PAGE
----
Now they want to outlaw smoking in your car. Not to worry though, it’s For The Children.
According to LB93, it “shall be unlawful for an individual to operate or be an occupant in a motor vehicle while smoking if an individual under sixteen years of age is an occupant in the motor vehicle.” This classic piece of nanny-state nazism, introduced by Sen. Gwen Howard of District 9 (Omaha), would impose a $50-to-$150 fine on anyone who violates this law and it appears to be a primary offense, meaning that you can be pulled over specifically for this.
This bill will be discussed by the Transportation and Telecommunications Committee at a hearing tomorrow, March 10, at 1:30pm in room 1113.
Resist the encroaching Totalitarian State! Contact your senator and let them know you won’t tolerate this tyranny! Better yet, go to the hearing and have your say!
Motorcycle and moped riders will no longer be required to wear helmets in Nebraska under a new helmet law introduced by Sen. Charlie Janssen of District 15 (Fremont). Show your support for biker liberty at a hearing on LB200 before the Transportation and Telecommunications Committee this Tuesday, March 3, at 1:30pm in room 1113.
Currently, not wearing your seatbelt (or requiring your passengers to do likewise) is a “secondary enforcement” violation. You must be cited for a primary violation before you can also be cited for a secondary violation. So you would have to be pulled over and cited for something else first.
LB106, introduced by Sen. John Harms of District 48 (Scottsbluff) , would change the seatbelt requirement to a primary offense, meaning that you could be pulled over and cited just for not wearing a seatbelt.
Personally, I think law enforcement officers (when did we stop calling them peace officers?) already have enough excuses to pull people over. Not to mention the fact that seatbelt and motorcycle helmet laws are just nanny-state interference with personal liberties to begin with.
There is a committee hearing for this bill in the Transportation and Telecommunications Committee, Room 1113, on Tuesday, Feb 17th at 1:30pm.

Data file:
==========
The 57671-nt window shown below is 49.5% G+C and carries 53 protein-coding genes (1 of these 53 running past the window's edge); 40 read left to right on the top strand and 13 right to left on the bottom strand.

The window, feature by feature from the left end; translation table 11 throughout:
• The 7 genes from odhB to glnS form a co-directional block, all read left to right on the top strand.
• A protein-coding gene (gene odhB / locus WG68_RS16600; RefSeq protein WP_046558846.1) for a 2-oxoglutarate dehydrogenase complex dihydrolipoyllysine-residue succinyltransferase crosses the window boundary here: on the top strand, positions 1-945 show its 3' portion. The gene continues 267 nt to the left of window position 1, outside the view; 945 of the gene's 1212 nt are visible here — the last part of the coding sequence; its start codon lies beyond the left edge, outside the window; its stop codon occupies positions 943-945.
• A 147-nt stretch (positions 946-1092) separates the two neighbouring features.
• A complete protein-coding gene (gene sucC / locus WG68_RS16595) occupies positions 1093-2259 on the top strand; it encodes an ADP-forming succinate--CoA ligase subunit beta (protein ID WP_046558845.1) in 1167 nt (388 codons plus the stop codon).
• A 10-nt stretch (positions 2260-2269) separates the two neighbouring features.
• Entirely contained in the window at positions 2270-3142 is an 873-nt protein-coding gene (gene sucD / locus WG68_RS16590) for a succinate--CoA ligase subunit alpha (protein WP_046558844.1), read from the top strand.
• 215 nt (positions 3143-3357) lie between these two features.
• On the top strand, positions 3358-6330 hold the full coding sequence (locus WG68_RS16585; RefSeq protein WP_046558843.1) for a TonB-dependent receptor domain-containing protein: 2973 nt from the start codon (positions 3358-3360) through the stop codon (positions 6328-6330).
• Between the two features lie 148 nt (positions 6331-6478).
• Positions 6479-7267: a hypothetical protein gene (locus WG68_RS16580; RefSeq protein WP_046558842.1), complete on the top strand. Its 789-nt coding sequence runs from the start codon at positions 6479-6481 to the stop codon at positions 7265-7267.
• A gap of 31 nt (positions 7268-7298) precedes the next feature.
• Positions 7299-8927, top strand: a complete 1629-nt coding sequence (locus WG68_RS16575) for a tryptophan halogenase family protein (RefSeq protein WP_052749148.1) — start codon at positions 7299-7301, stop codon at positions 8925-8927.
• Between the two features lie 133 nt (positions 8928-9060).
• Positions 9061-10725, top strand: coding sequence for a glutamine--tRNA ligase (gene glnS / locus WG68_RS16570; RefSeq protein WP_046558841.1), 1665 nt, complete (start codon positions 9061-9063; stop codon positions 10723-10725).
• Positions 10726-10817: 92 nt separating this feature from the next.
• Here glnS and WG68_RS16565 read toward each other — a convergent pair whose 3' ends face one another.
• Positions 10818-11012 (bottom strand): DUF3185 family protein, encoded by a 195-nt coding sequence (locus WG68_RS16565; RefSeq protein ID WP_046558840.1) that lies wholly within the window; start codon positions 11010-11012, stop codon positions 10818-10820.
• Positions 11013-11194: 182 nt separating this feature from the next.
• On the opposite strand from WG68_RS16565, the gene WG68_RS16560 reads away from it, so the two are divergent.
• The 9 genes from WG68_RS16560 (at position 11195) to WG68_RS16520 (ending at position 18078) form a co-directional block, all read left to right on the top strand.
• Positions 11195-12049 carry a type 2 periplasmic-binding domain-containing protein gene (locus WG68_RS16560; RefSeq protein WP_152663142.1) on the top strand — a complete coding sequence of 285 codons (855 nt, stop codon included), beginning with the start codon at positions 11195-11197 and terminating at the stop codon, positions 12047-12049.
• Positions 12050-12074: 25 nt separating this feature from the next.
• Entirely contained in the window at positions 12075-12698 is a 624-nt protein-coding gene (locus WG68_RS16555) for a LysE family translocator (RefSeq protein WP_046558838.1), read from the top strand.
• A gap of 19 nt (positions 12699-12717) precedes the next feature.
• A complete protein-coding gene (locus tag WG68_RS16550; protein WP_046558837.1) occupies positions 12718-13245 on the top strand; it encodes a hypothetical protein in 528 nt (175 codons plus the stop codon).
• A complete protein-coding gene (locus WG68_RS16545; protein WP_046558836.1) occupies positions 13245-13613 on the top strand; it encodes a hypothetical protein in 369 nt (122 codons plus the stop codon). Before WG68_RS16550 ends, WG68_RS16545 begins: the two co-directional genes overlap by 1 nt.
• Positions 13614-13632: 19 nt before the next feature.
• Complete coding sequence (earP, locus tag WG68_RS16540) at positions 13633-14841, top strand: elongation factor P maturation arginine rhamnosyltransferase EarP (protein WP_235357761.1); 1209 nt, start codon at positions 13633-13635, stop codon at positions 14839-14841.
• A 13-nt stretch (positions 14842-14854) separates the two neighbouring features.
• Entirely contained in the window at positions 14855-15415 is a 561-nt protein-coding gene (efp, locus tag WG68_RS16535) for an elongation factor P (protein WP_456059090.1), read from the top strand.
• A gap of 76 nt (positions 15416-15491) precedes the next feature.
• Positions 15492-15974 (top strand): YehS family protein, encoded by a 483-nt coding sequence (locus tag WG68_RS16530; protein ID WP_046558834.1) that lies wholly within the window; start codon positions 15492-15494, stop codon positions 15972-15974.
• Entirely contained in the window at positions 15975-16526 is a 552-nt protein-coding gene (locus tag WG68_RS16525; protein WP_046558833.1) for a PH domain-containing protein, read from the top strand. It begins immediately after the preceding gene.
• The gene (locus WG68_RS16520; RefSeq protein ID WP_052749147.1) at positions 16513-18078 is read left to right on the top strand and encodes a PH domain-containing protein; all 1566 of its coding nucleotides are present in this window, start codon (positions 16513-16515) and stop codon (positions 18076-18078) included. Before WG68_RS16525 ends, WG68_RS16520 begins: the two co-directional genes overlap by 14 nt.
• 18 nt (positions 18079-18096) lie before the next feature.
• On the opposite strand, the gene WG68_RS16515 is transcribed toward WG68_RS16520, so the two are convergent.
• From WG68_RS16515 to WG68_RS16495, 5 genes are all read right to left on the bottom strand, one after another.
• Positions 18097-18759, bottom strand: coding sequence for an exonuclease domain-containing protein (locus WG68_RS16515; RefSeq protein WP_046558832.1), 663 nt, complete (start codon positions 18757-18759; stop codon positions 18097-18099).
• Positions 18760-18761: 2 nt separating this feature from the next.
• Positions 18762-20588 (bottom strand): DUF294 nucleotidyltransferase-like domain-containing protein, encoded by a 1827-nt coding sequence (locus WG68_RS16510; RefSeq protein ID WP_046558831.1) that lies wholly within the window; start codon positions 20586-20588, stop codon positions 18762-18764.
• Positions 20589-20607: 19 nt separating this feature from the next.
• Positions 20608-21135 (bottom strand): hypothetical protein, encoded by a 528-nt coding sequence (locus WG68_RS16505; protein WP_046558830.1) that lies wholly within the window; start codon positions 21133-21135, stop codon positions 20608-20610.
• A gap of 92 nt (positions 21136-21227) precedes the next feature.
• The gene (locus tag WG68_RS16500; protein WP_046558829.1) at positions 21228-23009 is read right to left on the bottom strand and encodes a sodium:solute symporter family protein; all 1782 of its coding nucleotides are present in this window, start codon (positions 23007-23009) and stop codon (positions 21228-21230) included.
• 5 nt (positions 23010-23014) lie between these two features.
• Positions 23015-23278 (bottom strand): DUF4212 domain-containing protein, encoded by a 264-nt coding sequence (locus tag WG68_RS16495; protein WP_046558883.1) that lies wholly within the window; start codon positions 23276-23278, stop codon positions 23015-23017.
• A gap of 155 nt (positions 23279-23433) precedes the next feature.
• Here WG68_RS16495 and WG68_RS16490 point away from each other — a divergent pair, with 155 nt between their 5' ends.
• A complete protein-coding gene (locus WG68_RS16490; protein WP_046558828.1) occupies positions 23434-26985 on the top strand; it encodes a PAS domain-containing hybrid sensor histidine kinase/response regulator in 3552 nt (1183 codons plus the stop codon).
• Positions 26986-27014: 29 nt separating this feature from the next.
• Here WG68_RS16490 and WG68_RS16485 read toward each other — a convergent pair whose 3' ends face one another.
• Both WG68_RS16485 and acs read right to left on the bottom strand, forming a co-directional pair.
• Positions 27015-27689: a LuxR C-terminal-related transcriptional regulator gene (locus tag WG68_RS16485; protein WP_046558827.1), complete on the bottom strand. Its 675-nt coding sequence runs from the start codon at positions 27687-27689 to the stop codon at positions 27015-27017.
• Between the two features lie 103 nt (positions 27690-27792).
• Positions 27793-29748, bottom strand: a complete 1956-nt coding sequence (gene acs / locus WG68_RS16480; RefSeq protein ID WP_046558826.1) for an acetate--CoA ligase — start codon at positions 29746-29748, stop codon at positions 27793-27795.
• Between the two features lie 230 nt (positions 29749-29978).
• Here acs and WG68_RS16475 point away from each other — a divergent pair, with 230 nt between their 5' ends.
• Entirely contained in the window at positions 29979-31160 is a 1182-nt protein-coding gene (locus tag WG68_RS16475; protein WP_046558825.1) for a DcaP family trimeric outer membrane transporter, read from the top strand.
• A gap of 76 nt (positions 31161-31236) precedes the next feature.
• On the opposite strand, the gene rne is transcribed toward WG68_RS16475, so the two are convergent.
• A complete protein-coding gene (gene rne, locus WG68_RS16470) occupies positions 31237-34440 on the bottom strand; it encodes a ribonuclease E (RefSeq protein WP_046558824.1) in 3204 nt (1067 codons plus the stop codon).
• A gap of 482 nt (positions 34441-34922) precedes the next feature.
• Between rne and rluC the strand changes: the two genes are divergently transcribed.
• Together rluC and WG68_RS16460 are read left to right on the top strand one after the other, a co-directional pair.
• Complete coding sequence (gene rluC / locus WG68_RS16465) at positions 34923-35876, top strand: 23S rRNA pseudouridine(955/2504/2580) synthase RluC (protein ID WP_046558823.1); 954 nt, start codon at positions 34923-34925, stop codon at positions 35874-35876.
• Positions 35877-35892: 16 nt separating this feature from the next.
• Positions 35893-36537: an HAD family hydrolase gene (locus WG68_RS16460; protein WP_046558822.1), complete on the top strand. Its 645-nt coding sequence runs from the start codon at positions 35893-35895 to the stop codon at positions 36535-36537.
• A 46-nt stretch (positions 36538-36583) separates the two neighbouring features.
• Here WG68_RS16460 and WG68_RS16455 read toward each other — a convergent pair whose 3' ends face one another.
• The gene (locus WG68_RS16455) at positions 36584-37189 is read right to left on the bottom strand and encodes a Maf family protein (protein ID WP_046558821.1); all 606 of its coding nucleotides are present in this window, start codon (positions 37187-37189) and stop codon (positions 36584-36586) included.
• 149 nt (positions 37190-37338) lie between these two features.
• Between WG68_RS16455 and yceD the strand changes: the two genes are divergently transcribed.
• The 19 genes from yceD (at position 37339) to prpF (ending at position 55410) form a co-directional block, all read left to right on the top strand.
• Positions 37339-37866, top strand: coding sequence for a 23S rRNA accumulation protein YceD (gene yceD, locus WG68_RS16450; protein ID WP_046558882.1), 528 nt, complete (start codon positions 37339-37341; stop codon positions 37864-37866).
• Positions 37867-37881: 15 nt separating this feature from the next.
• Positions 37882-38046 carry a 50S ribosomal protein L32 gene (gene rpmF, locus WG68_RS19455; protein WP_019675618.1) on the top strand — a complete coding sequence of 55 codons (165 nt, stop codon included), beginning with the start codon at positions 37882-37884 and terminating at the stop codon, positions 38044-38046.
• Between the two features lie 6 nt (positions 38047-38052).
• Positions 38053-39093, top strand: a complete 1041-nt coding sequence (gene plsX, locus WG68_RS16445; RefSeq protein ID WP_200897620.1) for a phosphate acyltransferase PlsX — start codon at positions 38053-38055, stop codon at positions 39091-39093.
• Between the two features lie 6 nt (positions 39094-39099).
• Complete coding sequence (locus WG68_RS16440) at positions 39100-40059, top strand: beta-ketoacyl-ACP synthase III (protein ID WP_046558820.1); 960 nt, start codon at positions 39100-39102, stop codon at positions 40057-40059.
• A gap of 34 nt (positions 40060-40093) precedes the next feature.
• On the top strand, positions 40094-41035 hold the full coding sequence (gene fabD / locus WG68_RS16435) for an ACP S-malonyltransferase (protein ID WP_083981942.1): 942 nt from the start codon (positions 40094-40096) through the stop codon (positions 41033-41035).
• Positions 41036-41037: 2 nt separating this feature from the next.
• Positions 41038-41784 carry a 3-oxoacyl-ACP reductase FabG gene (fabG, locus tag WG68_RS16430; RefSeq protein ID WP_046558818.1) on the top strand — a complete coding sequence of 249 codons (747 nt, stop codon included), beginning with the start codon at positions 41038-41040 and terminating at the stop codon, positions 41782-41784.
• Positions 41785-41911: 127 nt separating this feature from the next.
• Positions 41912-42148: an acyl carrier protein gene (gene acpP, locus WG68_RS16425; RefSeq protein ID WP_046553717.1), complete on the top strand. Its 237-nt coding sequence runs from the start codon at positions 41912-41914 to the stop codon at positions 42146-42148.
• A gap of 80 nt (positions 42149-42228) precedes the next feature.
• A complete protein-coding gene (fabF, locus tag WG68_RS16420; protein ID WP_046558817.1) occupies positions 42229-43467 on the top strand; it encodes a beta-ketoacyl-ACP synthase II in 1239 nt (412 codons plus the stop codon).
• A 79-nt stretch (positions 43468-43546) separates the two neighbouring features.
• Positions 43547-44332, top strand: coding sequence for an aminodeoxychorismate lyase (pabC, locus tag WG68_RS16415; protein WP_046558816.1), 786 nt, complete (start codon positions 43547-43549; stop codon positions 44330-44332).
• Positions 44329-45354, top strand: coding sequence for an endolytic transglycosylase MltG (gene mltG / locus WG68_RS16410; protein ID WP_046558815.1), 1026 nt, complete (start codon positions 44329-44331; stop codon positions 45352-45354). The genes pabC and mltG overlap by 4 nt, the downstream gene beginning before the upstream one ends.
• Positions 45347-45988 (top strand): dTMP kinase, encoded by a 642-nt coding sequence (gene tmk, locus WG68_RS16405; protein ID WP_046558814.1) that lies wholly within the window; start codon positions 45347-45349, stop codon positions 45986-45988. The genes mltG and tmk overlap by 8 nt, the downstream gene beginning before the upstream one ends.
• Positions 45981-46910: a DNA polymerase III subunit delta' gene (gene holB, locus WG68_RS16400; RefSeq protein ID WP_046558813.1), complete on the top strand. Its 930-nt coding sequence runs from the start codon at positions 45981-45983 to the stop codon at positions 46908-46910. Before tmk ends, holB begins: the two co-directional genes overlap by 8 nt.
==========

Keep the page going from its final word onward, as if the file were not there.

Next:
I’m a little concerned about LB 28, which will be on General File on Monday, Febr. 2. Here is the “statement of intent” of this bill, introduced by Sen. Pahls:
LB 28 authorizes the Director of the Department of Motor Vehicles to issue undercover
license plates and drivers’ licenses to federal law enforcement agencies, when used
only for legitimate criminal investigatory purposes.The federal law enforcement agency shall designate a contact person and submit an
application on a form prescribed by the director. Prior to issuing the plates or licenses,
the director shall determine whether they will be used for a legitimate purpose. The
records regarding the application and issuance shall be kept confidential. The plates
and licenses shall be returned to the director upon completion of their purpose or upon
the director’s request. All fees normally required for a plate or license must accompany
My concern for this bill is that it seems–on its face–to make it even easier for federal law enforcement officials to conduct investigations (or arrests) which may or may not be “legitimate” (in reality, if the feds come to the Director of the Department Motor Vehicles and says “this is a legitimate need”, do we really think the Director will question the FBI, DEA, INS, or whoever else it might be?).
Recommendation: encourage your legislators to think carefully about the potential impact on liberty–and the potential for letting federal agencies have too much power–before voting for this legislation.
It seems that more and more, the government is looking to use a driver’s license for more than just driving. If LB261 is passed, you may be sharing the information on that license whenever you buy alcohol, tobacco, or lottery tickets. This bill allows businesses to use machine readers to swipe the license and verify the customer’s age. The most troubling aspect, is that your data would then be associated with that transaction and stored in a database for use by law enforcement. So suddenly the government will know every time we make purchases of these items.
Also, in another step toward a more powerful federal government, LB372 will make the digital copy of your photograph on your driver’s license available to federal authorities.
It seems Nebraska hopes to keep the ball rolling on smoking restrictions with LB93, which would make it illegal to smoke in a car where there is an occupant under the age of 16. This bill was introduced by Senator Gwen Howard.
While I understand the concerns of secondhand smoke exposure, the progression of laws that Nebraska is heading for doesn’t make much sense as far as actual risk is concerned. First, we got the smoking ban in public places, which in most cases doesn’t amount to much exposure. Now, we’re looking at smoking in cars, which is probably more exposure than public places, but still, the amount of time spent in a car with someone who smokes is going to be minimal. In reality, living with someone who smokes inside the home is probably the greatest health risk.
Is it wrong for people to expose their children to the risk of secondhand smoke? Probably. But is it the government’s job to regulate it? Will they start coming into our homes to make sure that we’re not exposing our kids to anything they consider harmful? Today it’s cigarette smoke, but tomorrow will it be diet, or who knows what else? Where do we draw the line and let people make their own mistakes?
Also, this bill is similar to the seatbelt law mentioned in an earlier post. An officer could pull someone over for smoking in a car if they believe a passenger under 16 may be inside. This power could definitely be abused.